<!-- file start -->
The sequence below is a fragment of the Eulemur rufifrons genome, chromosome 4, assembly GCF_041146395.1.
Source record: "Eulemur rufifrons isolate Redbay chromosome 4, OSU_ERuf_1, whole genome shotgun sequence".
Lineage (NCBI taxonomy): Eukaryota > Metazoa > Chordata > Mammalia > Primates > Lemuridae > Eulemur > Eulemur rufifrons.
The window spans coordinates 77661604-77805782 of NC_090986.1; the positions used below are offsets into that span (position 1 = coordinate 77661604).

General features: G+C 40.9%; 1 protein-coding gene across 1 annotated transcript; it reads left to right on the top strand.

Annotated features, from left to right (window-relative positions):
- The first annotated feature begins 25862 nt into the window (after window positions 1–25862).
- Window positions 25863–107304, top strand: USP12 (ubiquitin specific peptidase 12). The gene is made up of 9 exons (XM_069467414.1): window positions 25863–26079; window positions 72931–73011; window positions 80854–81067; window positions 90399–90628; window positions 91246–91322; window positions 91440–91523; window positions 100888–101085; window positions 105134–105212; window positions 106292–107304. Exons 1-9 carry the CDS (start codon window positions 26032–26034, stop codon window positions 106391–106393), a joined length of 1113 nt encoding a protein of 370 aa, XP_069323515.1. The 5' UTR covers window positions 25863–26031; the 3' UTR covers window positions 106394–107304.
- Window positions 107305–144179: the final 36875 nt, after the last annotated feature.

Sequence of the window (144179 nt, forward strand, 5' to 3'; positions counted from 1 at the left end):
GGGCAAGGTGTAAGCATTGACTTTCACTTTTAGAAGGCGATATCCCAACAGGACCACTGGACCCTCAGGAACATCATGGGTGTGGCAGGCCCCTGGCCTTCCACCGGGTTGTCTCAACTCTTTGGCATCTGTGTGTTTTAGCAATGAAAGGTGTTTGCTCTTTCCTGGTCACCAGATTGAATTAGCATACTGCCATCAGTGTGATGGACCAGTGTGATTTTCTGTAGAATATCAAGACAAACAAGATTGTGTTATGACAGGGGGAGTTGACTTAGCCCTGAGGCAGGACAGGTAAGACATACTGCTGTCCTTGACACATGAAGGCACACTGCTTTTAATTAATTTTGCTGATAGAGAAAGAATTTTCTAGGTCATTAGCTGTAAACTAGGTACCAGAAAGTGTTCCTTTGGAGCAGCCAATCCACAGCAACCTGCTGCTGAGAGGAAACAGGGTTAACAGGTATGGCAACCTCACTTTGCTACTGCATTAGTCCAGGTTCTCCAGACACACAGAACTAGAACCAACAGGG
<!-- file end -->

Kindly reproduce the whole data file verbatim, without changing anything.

The sequence below is a fragment of the Eulemur rufifrons genome, chromosome 4, assembly GCF_041146395.1.
Source record: "Eulemur rufifrons isolate Redbay chromosome 4, OSU_ERuf_1, whole genome shotgun sequence".
Lineage (NCBI taxonomy): Eukaryota > Metazoa > Chordata > Mammalia > Primates > Lemuridae > Eulemur > Eulemur rufifrons.
The window spans coordinates 77661604-77805782 of NC_090986.1; the positions used below are offsets into that span (position 1 = coordinate 77661604).

General features: G+C 40.9%; 1 protein-coding gene across 1 annotated transcript; it reads left to right on the top strand.

Annotated features, from left to right (window-relative positions):
- The first annotated feature begins 25862 nt into the window (after window positions 1–25862).
- Window positions 25863–107304, top strand: USP12 (ubiquitin specific peptidase 12). The gene is made up of 9 exons (XM_069467414.1): window positions 25863–26079; window positions 72931–73011; window positions 80854–81067; window positions 90399–90628; window positions 91246–91322; window positions 91440–91523; window positions 100888–101085; window positions 105134–105212; window positions 106292–107304. Exons 1-9 carry the CDS (start codon window positions 26032–26034, stop codon window positions 106391–106393), a joined length of 1113 nt encoding a protein of 370 aa, XP_069323515.1. The 5' UTR covers window positions 25863–26031; the 3' UTR covers window positions 106394–107304.
- Window positions 107305–144179: the final 36875 nt, after the last annotated feature.

Sequence of the window (144179 nt, forward strand, 5' to 3'; positions counted from 1 at the left end):
GGGCAAGGTGTAAGCATTGACTTTCACTTTTAGAAGGCGATATCCCAACAGGACCACTGGACCCTCAGGAACATCATGGGTGTGGCAGGCCCCTGGCCTTCCACCGGGTTGTCTCAACTCTTTGGCATCTGTGTGTTTTAGCAATGAAAGGTGTTTGCTCTTTCCTGGTCACCAGATTGAATTAGCATACTGCCATCAGTGTGATGGACCAGTGTGATTTTCTGTAGAATATCAAGACAAACAAGATTGTGTTATGACAGGGGGAGTTGACTTAGCCCTGAGGCAGGACAGGTAAGACATACTGCTGTCCTTGACACATGAAGGCACACTGCTTTTAATTAATTTTGCTGATAGAGAAAGAATTTTCTAGGTCATTAGCTGTAAACTAGGTACCAGAAAGTGTTCCTTTGGAGCAGCCAATCCACAGCAACCTGCTGCTGAGAGGAAACAGGGTTAACAGGTATGGCAACCTCACTTTGCTACTGCATTAGTCCAGGTTCTCCAGACACACAGAACTAGAACCAACAGGG